Monday, March 26, 2018

Uber/Grab and Uber/Didi - Further Examination Of The Deal

Grab is now well on its way to a lucrative IPO following the Uber deal. The deal makes so much sense for all. Uber divested its China ops to Didi and got a substantial stake, the same with Grab. By opting out of the fight, basically it elevated both Didi and Grab into highly listable vehicles.

Mega-potential tech IPOs are getting better at financial acumenship.  Its not always market share. The key is by opting out, Uber need to spend so much  less to burn in those regions. What you do not burn, it goes straight to the bottom line. Secondly, you get equity stakes that elevate your inherent "assets",  which will further lift your own valuation. Thirdly, the moves will allow Didi and Grab to attain much better IPO valuations. Fourthly, it will lock up "regions" for each of them, so as to not needing to fight them tooth and nail in every corner of the globe.

However, this strategy should only work if there are truly just the two of you in a market. If you wish to duck it out more when its a duopoly, it will be a long and expensive fight as both sides keep raising new funds to quash the other side.

I am surprised that there has been no government intervention in these deals because they are really duopolies which are taking advantage of the market conditions at the expense of consumers. I DOUBT VERY MUCH these type of deals will pass in an E.U. setting. Kudos to them to negotiate such deals in "monopoly/duopoly friendly" jurisdictions.

I'd do the same thing if I was any of them, I would also speed up to list before "new rules" comes in on duopolies to prevent any kind of "collusion" (seeming or apparent) or to give rise to "the erosion of a competitive market" or actions "that are not in the interest of the consumer". An immediate group which will not like the deal- the drivers.

SINGAPORE: Uber Technologies Inc. has reached an agreement to sell its South-East Asian ride-hailing business to rival Grab and could announce the deal as early as Monday morning in Singapore, people familiar with the matter said.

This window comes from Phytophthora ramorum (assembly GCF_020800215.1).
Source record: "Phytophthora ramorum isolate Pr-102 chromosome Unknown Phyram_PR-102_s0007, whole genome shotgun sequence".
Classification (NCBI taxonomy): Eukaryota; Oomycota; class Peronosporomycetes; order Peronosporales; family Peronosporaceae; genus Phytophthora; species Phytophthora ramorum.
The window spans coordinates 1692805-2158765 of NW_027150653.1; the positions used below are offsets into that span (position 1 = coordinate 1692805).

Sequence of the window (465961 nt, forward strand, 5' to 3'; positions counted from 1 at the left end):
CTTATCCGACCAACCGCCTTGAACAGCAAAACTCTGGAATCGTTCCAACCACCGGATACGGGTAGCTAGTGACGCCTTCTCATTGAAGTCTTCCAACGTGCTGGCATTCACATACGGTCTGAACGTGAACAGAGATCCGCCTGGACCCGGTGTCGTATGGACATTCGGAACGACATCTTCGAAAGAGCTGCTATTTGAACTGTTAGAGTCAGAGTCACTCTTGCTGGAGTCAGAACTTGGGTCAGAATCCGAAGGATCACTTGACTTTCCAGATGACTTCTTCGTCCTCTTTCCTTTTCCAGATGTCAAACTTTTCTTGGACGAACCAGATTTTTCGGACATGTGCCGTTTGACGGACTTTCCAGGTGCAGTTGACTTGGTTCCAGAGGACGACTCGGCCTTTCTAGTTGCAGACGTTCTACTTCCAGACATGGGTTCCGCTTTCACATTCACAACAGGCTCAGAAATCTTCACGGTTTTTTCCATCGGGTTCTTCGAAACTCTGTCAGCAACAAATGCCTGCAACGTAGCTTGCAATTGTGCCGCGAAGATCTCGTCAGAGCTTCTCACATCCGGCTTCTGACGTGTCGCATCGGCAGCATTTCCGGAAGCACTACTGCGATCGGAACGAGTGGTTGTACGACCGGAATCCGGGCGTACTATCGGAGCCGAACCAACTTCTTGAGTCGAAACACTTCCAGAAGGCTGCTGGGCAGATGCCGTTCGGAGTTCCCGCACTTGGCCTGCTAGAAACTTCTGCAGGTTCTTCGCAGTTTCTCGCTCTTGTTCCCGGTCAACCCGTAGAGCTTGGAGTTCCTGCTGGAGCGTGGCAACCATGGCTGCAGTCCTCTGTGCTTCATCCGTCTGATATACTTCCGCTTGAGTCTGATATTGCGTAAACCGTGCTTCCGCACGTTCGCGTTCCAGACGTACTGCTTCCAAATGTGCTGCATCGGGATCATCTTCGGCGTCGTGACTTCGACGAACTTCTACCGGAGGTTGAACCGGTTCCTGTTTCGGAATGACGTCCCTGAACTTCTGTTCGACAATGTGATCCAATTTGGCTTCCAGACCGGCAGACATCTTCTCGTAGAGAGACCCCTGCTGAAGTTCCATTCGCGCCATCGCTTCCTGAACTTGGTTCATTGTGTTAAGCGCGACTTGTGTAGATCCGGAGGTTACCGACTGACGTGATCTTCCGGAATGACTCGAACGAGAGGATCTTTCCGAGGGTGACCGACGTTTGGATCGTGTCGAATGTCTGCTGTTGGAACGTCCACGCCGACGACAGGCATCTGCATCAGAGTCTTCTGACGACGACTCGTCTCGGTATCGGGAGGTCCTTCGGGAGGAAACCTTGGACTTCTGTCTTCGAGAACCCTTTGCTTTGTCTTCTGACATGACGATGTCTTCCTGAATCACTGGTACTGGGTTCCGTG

The agreement – which includes all of Uber's operations in South-East Asia as well as Uber Eats in the region – gives Uber a stake of between 25% and 30% in the new combined business, they said, asking not to be identified ahead of an official announcement.
The deal, which Bloomberg outlined earlier this month, marks Uber's operational exit from yet another major market and hands a victory to Grab.
SoftBank Group Corp, a major backer of Grab and Uber as well as China's Didi Chuxing, has pushed consolidation to improve the profitability of a global ride-hailing business that bleeds billions of dollars a year. New entrants and the strength of second-place regional players such as Lyft Inc in the U.S. has complicated those efforts.

The deal represents another major retreat from international markets for Uber.
Travis Kalanick, Uber's former chief executive officer, sold Uber's business in China in 2016 in return for a 17.5% stake in Chinese ride-hailing leader Didi Chuxing. Then Uber agreed to sell its Russian business to Yandex – just before after Dara Khosrowshahi took over as chief executive.
Khosrowshahi has been pushing to clean up the company's financials in preparations for an initial public offering next year. Pulling out of markets like South-East Asia would boost profits at a company that has burned through US$10.7bil (RM41.92bil) since its founding nine years ago.
Khosrowshahi signalled during a trip through Asia last month that he is committed to key markets such as Japan and India.
Grab, which has more than 86 million mobile app downloads, currently offers services in more than 190 cities across Singapore, Indonesia, the Philippines, Malaysia, Thailand, Vietnam, Myanmar and Cambodia. – Bloomberg


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